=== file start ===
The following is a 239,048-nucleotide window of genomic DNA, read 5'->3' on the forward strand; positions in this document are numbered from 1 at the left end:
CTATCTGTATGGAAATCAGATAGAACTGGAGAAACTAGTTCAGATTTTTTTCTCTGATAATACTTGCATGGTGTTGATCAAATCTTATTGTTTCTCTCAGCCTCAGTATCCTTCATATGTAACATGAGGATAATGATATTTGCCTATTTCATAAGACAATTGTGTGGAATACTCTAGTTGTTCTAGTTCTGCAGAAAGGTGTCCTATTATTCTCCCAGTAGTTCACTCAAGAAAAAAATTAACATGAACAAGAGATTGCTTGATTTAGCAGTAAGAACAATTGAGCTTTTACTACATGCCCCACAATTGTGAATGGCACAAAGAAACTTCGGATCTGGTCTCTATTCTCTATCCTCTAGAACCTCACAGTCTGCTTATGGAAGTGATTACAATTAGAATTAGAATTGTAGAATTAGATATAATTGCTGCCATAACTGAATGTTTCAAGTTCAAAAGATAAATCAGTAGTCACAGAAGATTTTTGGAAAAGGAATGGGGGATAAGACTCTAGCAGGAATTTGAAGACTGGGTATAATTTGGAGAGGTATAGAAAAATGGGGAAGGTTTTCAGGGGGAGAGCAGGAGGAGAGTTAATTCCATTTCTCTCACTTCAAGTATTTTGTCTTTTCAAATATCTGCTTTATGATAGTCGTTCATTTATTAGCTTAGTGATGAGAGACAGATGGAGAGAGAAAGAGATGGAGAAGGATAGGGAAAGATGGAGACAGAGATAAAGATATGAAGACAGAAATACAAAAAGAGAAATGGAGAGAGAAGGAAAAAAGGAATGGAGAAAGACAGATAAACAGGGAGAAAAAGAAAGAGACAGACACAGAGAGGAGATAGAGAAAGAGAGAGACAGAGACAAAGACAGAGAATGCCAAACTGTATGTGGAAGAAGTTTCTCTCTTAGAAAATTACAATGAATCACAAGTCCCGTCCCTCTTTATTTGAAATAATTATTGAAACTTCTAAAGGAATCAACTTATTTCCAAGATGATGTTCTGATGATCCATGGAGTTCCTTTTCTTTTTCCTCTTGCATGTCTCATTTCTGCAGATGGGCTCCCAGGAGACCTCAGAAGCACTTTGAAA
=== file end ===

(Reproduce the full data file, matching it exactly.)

The following is a 239,048-nucleotide window of genomic DNA, read 5'->3' on the forward strand; positions in this document are numbered from 1 at the left end:
CTATCTGTATGGAAATCAGATAGAACTGGAGAAACTAGTTCAGATTTTTTTCTCTGATAATACTTGCATGGTGTTGATCAAATCTTATTGTTTCTCTCAGCCTCAGTATCCTTCATATGTAACATGAGGATAATGATATTTGCCTATTTCATAAGACAATTGTGTGGAATACTCTAGTTGTTCTAGTTCTGCAGAAAGGTGTCCTATTATTCTCCCAGTAGTTCACTCAAGAAAAAAATTAACATGAACAAGAGATTGCTTGATTTAGCAGTAAGAACAATTGAGCTTTTACTACATGCCCCACAATTGTGAATGGCACAAAGAAACTTCGGATCTGGTCTCTATTCTCTATCCTCTAGAACCTCACAGTCTGCTTATGGAAGTGATTACAATTAGAATTAGAATTGTAGAATTAGATATAATTGCTGCCATAACTGAATGTTTCAAGTTCAAAAGATAAATCAGTAGTCACAGAAGATTTTTGGAAAAGGAATGGGGGATAAGACTCTAGCAGGAATTTGAAGACTGGGTATAATTTGGAGAGGTATAGAAAAATGGGGAAGGTTTTCAGGGGGAGAGCAGGAGGAGAGTTAATTCCATTTCTCTCACTTCAAGTATTTTGTCTTTTCAAATATCTGCTTTATGATAGTCGTTCATTTATTAGCTTAGTGATGAGAGACAGATGGAGAGAGAAAGAGATGGAGAAGGATAGGGAAAGATGGAGACAGAGATAAAGATATGAAGACAGAAATACAAAAAGAGAAATGGAGAGAGAAGGAAAAAAGGAATGGAGAAAGACAGATAAACAGGGAGAAAAAGAAAGAGACAGACACAGAGAGGAGATAGAGAAAGAGAGAGACAGAGACAAAGACAGAGAATGCCAAACTGTATGTGGAAGAAGTTTCTCTCTTAGAAAATTACAATGAATCACAAGTCCCGTCCCTCTTTATTTGAAATAATTATTGAAACTTCTAAAGGAATCAACTTATTTCCAAGATGATGTTCTGATGATCCATGGAGTTCCTTTTCTTTTTCCTCTTGCATGTCTCATTTCTGCAGATGGGCTCCCAGGAGACCTCAGAAGCACTTTGAAA